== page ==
How to flirt on Zoom, and other pandemic dating challenges
Psychology prof sees 'movement away from opportunistic’ to search for companionship
When Prof. Maryanne Fisher began studying people's dating habits in 2017, she had no way of knowing she would so quickly see such a profound change.
But as with so many aspects of our lives during the COVID-19 pandemic, dating is very different from what it was a year ago.
Fisher, who is with the psychology department at Saint Mary's University in Halifax, said the biggest change she has seen is far fewer casual interactions.
"We're seeing a movement away from opportunistic and a movement away from short term, and people wanting more companionship," she said.
Instead, she said, singles are looking for "longer term, more stable, and I'd say even more meaningful relationships than we've seen before."
The first virtual impression
Fisher has become intrigued by the sheer difficulty of having a successful date on a video conference call, which is option number one for early dates in many parts of Canada right now.
Public health restrictions mean fewer chances to spy someone cute in a bar at midnight, or encounter a fellow single parent at a hockey tournament, and get close enough to chat and check for compatibility.
Online date preparation starts with some basic questions, Fisher said.
How dressed up should you be? How can you ensure the most flattering lighting and angle for your face? Will your Zoom background be real or one of the many virtual options? If it's real, will you make the effort to add interesting objects or take away clutter?
On a more serious note, how can you ensure privacy and not reveal too much about yourself while essentially inviting a potential love interest into your home, where there may well be other people living? (It's not just roommates you need to worry about; it could be children or elderly relatives you are caring for.)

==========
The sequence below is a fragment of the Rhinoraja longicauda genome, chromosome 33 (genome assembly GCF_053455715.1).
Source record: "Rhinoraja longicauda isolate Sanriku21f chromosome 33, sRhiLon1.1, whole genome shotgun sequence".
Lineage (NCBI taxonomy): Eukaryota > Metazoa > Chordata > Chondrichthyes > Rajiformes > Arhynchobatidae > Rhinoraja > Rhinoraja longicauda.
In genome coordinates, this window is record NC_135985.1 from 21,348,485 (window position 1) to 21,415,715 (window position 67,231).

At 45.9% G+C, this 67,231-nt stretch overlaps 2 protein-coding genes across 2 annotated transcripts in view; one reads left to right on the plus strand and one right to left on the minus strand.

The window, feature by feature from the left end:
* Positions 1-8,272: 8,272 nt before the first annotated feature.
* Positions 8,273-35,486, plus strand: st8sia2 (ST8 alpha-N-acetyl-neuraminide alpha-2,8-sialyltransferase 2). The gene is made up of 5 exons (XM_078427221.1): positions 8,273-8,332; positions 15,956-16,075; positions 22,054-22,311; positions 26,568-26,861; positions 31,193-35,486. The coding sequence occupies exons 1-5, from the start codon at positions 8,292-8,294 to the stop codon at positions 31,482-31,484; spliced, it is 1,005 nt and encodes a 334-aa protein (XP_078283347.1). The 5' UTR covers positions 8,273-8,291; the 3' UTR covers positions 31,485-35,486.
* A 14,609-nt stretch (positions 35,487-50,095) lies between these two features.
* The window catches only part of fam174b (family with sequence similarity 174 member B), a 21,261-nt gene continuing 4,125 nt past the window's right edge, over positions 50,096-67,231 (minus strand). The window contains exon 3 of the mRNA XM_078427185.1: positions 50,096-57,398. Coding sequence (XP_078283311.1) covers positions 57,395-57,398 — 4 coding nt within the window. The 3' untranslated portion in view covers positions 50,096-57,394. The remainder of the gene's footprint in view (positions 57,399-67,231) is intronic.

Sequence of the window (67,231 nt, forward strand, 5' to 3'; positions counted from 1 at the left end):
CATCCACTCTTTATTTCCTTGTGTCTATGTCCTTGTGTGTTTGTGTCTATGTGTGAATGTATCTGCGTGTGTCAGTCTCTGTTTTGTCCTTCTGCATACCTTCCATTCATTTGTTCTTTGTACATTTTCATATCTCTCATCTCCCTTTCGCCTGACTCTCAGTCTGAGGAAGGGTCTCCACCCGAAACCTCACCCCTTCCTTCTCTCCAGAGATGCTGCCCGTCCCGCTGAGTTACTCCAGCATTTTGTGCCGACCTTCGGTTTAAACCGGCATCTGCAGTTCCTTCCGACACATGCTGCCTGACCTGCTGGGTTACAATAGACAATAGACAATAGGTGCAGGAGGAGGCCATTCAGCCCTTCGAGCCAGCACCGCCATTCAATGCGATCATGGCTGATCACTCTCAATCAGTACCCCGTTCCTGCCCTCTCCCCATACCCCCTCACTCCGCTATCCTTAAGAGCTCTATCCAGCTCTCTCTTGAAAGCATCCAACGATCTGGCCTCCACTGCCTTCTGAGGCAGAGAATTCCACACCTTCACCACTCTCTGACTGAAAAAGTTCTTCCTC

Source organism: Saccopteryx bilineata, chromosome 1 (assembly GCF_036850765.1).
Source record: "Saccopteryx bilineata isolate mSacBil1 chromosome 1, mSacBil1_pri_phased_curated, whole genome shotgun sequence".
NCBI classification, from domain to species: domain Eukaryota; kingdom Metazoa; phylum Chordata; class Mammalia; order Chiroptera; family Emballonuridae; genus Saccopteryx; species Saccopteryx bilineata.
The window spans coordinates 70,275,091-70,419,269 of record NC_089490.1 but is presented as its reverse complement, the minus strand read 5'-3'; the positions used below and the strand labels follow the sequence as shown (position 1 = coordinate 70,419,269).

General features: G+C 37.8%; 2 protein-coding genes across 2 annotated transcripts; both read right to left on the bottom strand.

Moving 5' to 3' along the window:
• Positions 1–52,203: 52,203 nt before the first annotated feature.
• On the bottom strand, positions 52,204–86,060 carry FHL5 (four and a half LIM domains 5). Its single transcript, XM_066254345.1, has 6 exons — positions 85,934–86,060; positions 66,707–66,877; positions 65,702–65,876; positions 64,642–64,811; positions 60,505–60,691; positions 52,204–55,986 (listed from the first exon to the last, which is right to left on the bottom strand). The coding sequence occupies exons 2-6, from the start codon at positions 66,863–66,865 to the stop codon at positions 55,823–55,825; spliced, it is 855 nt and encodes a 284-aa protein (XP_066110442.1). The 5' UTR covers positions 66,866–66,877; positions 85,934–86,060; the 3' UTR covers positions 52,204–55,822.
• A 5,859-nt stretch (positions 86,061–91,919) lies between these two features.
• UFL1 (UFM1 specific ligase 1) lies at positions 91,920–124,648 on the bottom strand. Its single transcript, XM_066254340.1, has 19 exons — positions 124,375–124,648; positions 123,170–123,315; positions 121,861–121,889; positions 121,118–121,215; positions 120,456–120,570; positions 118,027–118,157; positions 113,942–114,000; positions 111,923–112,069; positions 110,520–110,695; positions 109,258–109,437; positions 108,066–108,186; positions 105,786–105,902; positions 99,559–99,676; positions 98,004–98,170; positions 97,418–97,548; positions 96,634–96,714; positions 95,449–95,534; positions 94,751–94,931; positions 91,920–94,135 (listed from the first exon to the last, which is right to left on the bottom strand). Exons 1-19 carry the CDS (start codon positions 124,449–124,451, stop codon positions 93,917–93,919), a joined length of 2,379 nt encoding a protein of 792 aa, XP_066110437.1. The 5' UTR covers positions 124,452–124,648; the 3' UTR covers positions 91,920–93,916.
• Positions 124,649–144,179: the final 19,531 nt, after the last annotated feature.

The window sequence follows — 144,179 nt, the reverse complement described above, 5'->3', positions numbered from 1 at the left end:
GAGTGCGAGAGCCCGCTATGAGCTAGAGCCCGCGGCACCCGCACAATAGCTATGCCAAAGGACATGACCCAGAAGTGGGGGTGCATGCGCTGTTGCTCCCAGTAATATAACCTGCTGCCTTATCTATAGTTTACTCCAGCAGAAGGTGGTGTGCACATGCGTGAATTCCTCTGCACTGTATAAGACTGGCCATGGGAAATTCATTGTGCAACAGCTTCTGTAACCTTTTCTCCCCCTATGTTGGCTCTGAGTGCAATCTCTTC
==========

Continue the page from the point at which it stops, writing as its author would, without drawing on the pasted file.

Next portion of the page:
Older people dropping out
These issues may partly explain why there has been a sharp drop-off in people using dating apps as they get into their 30s and beyond, said Fisher.
Before the pandemic, dating apps were being used by people from their teens into their 90s, she said. But life complications pile up as we get older, and people may not have the time and energy to find new ways of dealing with them in a time of COVID-19.
"We always had a bit of a script that we could tell people when you start dating," said Fisher. For example, you might have some short, funny explanation of what you're looking for in a partner, or why you've been off the dating market for a while.
"But that's all gone to the wayside. And it's just things like 'How do you flirt when you're doing it online only, and how do you engage in that sort of beginning part of a relationship online?' It's a lot more challenging."
Some signals harder to detect
Few of the ways a person might flirt in person are going to be effective — or even possible — in a video call.
"You touch the person on the arm lightly. You do a hair flick, you raise your eyebrows. And only some of those things can translate to a virtual communication," said Fisher.
If it's online, you might not see the signals as clearly as you would face to face.- Prof. Maryanne Fisher
"It's really about exaggerating your features. So exaggerating your facial expressions or really telling the person, 'I am very interested in what you're saying,' because if it's online you might not see the signals as clearly as you would face to face."
Fisher said she is launching new research to find strategies for effective online flirting. But in the meantime, given the desire for connection in our civilization right now, she advised making an effort to be as honest as you can, and resisting the temptation to overly stage your video encounters.
"There's so many things that you could do that make it artificial," she said. ""I think now, more than ever, we need to be genuine."
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With files from Island Morning